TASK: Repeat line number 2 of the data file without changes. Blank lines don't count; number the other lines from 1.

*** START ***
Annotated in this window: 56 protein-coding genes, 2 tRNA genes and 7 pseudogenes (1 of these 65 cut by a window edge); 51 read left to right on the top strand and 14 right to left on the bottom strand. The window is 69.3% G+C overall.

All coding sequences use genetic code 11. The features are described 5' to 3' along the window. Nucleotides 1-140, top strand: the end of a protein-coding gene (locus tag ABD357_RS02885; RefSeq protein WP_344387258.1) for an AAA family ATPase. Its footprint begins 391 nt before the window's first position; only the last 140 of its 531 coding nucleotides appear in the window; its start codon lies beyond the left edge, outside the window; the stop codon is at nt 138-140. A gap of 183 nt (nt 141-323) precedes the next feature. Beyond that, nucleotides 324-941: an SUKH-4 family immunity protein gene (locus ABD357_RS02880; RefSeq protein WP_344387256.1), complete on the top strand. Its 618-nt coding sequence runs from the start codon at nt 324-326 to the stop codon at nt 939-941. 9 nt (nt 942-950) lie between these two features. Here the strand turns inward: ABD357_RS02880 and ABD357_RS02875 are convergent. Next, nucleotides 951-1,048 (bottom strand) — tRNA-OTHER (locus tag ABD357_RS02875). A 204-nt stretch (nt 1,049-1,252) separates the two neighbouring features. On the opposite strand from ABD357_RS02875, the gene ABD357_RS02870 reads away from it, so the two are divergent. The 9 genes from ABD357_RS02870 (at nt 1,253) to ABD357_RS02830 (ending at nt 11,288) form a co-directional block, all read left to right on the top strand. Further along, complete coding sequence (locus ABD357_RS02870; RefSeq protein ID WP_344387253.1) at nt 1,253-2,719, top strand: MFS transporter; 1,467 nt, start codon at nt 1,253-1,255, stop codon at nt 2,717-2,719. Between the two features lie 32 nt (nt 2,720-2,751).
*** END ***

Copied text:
All coding sequences use genetic code 11. The features are described 5' to 3' along the window. Nucleotides 1-140, top strand: the end of a protein-coding gene (locus tag ABD357_RS02885; RefSeq protein WP_344387258.1) for an AAA family ATPase. Its footprint begins 391 nt before the window's first position; only the last 140 of its 531 coding nucleotides appear in the window; its start codon lies beyond the left edge, outside the window; the stop codon is at nt 138-140. A gap of 183 nt (nt 141-323) precedes the next feature. Beyond that, nucleotides 324-941: an SUKH-4 family immunity protein gene (locus ABD357_RS02880; RefSeq protein WP_344387256.1), complete on the top strand. Its 618-nt coding sequence runs from the start codon at nt 324-326 to the stop codon at nt 939-941. 9 nt (nt 942-950) lie between these two features. Here the strand turns inward: ABD357_RS02880 and ABD357_RS02875 are convergent. Next, nucleotides 951-1,048 (bottom strand) — tRNA-OTHER (locus tag ABD357_RS02875). A 204-nt stretch (nt 1,049-1,252) separates the two neighbouring features. On the opposite strand from ABD357_RS02875, the gene ABD357_RS02870 reads away from it, so the two are divergent. The 9 genes from ABD357_RS02870 (at nt 1,253) to ABD357_RS02830 (ending at nt 11,288) form a co-directional block, all read left to right on the top strand. Further along, complete coding sequence (locus ABD357_RS02870; RefSeq protein ID WP_344387253.1) at nt 1,253-2,719, top strand: MFS transporter; 1,467 nt, start codon at nt 1,253-1,255, stop codon at nt 2,717-2,719. Between the two features lie 32 nt (nt 2,720-2,751).